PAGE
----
Ten common eye ailments to watch out for

Thursday, January 28th, 2021 00:00 |
Common eye ailments.

Globally, at least one billion people have a near or distance vision impairment that result from eye ailments that could have been prevented or are yet to be addressed. According to World Health Organisation, about 15.3 per cent of the world’s blind people reside in Africa. This is in part due to lack of information and delayed medical attention. Information is power, so Njeri Maina writes on some eye problems to beware of.


Cataract is a clouding of the eye’s lens and is the leading cause of blindness worldwide.

Cataracts can occur at any age because of a variety of causes and can be present at birth.

Although treatment by removal of cataract is widely available, access barriers such as insurance coverage, treatment costs, patient choice, access to healthcare or lack of awareness prevent many people from receiving the proper treatment.


Glaucoma is a group of eye conditions that damage the optic nerve, the health of which is vital for good vision.

This damage is often caused by an abnormally high pressure in your eye. It is one of the leading causes of blindness for people over the age of 60 though it can occur at any age.

Many forms of glaucoma have no warning signs. It is, therefore, important to have regular eye check-ups to ensure the eye pressure remains normal.


Presbyopia is the loss of the ability to clearly see close objects or small print. It is part of the natural aging process of the eye.

Presbyopia is often confused with farsightedness, but the two are not the same.

Presbyopia occurs when the natural lens in the eye loses flexibility, while farsightedness occurs as a result of the natural shape of the eyeball, which causes light rays to bend incorrectly once they have entered the eye.

Treatment options include wearing corrective lenses, undergoing refractive surgery or getting lens implants.

Diabetic retinopathy

Diabetic retinopathy is a common complication of diabetes characterised by progressive damage to the blood vessels of the retina, the light-sensitive tissue at the back of the eye that is necessary for good vision.

It progresses through four stages leading to eventual vision loss and hence can be checked and managed through good control of blood sugar, blood pressure, and lipid abnormalities. Early diagnosis and timely treatment can reduce the risk of vision loss.


Amblyopia, also referred to as lazy eye, is the most common cause of vision impairment in children.

The term refers to instances when the vision in one eye is reduced because the eye and the brain are not working together properly.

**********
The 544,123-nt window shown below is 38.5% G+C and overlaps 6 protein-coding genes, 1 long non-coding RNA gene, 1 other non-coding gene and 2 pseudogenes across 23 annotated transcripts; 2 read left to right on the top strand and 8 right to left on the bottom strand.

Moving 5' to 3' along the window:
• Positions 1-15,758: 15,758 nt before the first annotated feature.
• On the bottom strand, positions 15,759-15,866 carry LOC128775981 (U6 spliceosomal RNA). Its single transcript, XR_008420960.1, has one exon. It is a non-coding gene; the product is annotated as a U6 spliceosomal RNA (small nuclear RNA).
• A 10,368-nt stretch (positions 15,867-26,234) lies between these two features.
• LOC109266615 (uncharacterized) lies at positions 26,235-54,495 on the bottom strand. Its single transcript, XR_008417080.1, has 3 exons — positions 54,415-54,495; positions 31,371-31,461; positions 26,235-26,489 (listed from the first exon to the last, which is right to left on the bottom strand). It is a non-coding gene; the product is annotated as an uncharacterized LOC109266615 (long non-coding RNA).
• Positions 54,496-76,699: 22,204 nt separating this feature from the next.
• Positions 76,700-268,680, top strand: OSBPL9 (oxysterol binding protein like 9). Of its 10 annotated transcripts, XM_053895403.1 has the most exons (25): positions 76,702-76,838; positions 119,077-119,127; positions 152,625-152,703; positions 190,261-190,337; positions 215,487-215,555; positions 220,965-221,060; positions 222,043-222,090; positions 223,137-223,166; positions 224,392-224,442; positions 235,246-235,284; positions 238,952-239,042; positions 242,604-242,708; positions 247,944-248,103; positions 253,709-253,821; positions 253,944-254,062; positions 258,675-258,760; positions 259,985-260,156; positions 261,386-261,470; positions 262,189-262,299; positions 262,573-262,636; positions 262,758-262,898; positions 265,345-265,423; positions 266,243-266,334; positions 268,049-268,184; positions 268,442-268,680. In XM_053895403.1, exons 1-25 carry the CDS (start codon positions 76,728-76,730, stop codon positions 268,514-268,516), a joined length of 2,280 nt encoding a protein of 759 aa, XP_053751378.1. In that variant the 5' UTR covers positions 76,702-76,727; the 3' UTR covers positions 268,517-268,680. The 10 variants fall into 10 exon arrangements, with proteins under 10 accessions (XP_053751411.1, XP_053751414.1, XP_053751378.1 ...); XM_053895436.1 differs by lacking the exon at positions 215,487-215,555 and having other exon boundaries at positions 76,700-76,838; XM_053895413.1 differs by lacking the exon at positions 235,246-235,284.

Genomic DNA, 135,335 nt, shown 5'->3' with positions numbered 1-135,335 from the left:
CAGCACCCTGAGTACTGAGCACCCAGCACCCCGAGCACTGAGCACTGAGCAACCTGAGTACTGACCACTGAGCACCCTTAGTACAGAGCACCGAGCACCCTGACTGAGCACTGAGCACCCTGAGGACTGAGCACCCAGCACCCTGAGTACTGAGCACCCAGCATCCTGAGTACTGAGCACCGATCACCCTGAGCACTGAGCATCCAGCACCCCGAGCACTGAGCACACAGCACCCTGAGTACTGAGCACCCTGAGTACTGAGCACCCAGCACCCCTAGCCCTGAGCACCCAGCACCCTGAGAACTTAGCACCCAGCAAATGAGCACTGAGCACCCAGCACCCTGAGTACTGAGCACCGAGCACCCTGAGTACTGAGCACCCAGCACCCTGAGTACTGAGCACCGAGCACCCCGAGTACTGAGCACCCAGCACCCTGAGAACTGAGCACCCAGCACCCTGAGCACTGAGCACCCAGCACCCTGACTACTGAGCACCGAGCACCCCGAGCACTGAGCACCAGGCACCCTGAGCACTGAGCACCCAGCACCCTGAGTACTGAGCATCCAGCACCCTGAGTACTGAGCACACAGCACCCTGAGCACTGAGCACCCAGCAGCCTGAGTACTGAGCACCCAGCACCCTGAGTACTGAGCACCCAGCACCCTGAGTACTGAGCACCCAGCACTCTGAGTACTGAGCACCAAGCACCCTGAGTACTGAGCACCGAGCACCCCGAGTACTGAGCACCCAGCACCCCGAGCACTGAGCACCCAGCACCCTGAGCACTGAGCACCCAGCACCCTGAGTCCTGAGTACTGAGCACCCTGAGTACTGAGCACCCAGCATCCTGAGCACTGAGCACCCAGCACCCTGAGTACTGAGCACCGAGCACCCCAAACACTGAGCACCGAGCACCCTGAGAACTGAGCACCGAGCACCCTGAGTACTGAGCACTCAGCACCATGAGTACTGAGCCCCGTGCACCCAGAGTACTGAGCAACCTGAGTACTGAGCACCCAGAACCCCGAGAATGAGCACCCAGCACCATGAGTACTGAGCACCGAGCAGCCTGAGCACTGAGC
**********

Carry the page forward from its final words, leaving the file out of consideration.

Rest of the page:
The eye itself looks normal, but it is not used normally because the brain favours the other eye.

Unless it is successfully treated in early childhood, amblyopia usually persists into adulthood, and is the most common cause of permanent one-eye vision impairment among children and young and middle-aged adults.


Strabismus involves an imbalance in the positioning of the two eyes. It can cause the eyes to cross in (esotropia) or turn out (exotropia) and is caused by a lack of coordination between the eyes.

As a result, the eyes look in different directions and do not focus simultaneously on a single point.

In more than half of these cases, the problem is present at or shortly after birth.

This can be corrected through vision therapy, wearing corrective lenses or through surgery.

Macular degeneration

Macular degeneration is an eye disorder associated with aging and results in damaging sharp and central vision.

Central vision is needed for seeing objects clearly and for common daily tasks such as reading and driving.

There are two forms of age related macular degeneration namely wet and dry.

The wet one is when abnormal blood vessel behind the retina start to grow under the macula, ultimately leading to blood and fluid leakage causing central vision loss, while the dry one is when the macula thins overtime as part of aging process, gradually blurring central vision.

Unfortunately, this condition cannot be avoided and can only be managed through laser therapy and anti-angiogenic drugs.


If your eyes produce too many tears, this may indicate that your eyes are particularly sensitive to light, wind or temperature changes.

Protecting your eyes by shielding them or wearing sunglasses can sometimes solve the problem.

Tearing may also mean that you have a more serious problem, such as an eye infection or a blocked tear duct. Your eye doctor can treat or correct both of these conditions.


Normally, the cornea which is the clear outer lens of the eye has a dome shape, like a ball.

Sometimes, however, the collagen, which holds the cornea in place becomes weak, causing the cornea to become cone shaped.

This condition is called keratoconus and can cause serious loss of vision if not treated early and quickly. If left untreated, many people will need a cornea transplant.

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